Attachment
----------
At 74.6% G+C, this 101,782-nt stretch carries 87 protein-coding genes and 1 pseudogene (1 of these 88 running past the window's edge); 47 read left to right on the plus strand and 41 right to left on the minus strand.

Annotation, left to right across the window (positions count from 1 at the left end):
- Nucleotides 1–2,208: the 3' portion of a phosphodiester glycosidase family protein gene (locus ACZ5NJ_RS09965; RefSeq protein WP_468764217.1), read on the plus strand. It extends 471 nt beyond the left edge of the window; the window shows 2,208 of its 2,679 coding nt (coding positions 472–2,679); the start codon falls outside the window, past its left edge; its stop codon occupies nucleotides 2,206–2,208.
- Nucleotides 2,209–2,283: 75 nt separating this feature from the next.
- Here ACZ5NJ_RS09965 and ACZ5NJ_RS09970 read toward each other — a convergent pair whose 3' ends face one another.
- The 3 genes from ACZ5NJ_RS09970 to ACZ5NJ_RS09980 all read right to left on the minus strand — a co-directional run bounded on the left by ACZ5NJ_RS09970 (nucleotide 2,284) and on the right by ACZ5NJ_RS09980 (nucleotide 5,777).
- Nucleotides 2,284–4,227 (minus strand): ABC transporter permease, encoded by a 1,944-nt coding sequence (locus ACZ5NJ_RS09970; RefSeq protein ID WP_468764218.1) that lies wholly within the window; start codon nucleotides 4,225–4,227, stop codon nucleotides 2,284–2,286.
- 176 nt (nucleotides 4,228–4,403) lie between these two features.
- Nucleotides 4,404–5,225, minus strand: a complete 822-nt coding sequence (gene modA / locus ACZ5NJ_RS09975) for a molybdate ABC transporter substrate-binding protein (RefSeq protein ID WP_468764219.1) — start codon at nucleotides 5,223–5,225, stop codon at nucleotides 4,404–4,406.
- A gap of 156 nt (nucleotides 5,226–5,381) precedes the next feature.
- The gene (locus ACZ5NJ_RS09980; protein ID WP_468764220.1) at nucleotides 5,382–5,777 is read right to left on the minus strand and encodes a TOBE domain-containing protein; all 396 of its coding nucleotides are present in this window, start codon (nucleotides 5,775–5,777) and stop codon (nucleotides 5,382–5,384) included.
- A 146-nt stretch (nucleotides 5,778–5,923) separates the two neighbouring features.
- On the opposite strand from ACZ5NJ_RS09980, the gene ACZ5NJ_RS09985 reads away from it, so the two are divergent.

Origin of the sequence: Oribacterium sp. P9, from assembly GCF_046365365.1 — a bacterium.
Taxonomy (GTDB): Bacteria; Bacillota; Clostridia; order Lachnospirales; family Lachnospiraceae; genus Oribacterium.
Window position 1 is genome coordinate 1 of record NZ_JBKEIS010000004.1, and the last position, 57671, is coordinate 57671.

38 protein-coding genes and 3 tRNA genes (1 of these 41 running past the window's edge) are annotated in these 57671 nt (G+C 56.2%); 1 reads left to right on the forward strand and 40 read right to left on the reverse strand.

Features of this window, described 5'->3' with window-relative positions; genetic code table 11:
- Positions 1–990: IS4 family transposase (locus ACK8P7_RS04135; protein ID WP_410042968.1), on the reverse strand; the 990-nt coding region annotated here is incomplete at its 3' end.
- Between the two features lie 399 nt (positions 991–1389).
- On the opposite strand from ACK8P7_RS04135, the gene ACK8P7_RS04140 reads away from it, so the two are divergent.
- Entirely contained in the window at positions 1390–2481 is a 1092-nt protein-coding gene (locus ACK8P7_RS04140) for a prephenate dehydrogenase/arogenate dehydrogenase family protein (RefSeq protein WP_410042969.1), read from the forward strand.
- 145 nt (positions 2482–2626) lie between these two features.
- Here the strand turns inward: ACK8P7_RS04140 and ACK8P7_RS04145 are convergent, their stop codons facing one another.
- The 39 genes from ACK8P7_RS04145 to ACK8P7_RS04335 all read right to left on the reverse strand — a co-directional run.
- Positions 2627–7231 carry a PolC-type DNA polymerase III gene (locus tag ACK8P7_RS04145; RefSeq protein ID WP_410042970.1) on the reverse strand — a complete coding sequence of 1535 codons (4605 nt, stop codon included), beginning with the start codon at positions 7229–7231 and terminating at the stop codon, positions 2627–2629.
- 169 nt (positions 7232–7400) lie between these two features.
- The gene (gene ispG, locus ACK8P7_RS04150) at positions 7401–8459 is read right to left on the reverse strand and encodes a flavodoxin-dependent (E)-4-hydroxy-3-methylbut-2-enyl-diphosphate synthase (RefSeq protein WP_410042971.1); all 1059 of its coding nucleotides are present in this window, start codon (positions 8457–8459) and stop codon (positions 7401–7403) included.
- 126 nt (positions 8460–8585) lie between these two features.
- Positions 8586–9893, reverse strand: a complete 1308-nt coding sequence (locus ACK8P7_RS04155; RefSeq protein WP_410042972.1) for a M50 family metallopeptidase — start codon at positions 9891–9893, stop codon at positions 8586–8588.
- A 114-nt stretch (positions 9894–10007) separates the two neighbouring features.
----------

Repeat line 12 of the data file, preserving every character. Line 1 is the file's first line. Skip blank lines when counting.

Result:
- A 146-nt stretch (nucleotides 5,778–5,923) separates the two neighbouring features.